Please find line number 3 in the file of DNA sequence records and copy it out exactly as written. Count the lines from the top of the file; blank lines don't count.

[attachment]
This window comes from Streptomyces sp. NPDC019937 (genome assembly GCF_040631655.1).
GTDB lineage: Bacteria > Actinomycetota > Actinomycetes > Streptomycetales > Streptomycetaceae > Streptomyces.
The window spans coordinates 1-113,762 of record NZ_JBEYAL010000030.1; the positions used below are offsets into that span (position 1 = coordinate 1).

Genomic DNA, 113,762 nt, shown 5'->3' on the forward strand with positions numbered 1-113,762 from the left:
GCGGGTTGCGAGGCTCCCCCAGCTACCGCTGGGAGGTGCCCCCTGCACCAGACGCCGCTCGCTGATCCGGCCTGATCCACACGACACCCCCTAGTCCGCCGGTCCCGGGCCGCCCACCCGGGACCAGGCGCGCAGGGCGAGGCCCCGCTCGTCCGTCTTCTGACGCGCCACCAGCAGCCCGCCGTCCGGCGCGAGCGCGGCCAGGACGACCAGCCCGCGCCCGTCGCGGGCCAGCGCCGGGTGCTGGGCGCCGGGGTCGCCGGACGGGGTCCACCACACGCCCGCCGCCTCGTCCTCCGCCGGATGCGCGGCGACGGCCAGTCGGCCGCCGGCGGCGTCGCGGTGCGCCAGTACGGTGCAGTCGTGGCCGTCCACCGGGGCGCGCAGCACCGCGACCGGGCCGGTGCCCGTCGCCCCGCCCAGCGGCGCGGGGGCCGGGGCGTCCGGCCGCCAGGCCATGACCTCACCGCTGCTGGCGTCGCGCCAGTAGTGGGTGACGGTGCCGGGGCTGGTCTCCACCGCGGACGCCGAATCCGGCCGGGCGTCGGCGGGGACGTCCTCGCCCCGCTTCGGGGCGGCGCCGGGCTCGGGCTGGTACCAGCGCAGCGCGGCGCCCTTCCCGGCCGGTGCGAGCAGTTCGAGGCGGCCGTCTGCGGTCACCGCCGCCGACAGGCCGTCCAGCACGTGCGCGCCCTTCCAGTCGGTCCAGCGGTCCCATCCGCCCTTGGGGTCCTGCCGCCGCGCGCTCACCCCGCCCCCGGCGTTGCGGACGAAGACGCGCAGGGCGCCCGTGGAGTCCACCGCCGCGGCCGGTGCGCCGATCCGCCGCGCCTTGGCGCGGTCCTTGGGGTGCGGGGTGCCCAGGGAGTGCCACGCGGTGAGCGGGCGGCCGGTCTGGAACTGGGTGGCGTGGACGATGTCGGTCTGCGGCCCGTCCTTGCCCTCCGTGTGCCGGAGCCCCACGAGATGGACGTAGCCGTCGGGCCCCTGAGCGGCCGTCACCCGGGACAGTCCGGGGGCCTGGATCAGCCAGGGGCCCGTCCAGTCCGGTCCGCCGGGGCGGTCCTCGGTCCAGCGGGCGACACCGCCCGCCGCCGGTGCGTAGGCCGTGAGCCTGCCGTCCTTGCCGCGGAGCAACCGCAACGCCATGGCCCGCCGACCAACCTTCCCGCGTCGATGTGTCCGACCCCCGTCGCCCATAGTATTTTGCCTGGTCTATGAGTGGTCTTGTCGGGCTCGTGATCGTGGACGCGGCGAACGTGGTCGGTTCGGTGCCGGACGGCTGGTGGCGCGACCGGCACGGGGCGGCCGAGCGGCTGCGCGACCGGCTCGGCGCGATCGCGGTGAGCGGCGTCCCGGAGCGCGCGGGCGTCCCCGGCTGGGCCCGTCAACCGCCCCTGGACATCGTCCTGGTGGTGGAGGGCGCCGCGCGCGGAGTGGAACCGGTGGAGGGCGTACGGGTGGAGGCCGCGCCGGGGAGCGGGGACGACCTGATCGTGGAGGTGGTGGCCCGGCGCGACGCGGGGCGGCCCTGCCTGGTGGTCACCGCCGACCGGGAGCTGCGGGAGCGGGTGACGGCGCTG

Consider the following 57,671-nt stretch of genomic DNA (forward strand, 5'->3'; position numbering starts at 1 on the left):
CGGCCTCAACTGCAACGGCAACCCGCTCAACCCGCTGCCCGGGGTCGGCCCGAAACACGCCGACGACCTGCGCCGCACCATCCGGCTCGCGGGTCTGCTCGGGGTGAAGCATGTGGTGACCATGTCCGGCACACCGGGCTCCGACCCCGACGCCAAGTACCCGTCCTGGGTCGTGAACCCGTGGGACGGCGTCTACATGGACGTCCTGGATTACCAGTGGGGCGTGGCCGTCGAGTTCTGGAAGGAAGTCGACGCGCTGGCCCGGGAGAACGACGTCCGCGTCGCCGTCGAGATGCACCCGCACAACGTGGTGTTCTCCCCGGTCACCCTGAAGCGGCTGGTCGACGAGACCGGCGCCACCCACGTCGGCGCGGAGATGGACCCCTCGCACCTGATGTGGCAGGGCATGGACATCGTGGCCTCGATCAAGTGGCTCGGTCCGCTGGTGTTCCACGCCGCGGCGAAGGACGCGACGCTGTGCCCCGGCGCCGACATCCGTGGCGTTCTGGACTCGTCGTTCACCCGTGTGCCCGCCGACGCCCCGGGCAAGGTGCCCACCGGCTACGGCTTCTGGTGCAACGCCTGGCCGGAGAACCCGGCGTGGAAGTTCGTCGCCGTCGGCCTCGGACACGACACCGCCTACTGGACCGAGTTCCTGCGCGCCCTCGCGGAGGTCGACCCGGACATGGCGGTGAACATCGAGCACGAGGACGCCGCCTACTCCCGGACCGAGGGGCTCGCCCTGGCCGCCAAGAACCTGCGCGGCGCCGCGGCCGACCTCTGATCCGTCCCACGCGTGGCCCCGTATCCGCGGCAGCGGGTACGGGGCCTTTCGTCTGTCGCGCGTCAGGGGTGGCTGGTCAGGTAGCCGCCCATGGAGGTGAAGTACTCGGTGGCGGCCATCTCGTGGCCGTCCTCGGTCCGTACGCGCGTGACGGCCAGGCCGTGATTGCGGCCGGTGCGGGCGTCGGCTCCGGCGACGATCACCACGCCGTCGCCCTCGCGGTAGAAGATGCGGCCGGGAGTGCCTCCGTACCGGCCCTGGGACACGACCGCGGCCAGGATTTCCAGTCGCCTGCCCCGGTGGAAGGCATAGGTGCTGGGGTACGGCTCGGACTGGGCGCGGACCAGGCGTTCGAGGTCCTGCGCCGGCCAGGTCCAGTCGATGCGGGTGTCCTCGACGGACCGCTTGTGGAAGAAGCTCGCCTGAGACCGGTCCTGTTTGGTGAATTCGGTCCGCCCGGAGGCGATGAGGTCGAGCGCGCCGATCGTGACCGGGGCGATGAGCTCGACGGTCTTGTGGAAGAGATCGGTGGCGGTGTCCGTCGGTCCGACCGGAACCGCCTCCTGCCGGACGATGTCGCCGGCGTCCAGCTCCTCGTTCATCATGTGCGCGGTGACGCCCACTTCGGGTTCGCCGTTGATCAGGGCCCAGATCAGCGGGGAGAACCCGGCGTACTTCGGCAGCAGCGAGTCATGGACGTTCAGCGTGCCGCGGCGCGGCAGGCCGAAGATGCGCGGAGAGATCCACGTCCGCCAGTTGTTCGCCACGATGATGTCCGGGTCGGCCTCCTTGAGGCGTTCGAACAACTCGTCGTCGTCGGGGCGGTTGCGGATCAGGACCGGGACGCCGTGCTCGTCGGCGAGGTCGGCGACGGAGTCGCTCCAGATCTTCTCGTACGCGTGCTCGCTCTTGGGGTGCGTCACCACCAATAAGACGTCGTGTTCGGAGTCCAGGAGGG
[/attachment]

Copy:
The window spans coordinates 1-113,762 of record NZ_JBEYAL010000030.1; the positions used below are offsets into that span (position 1 = coordinate 1).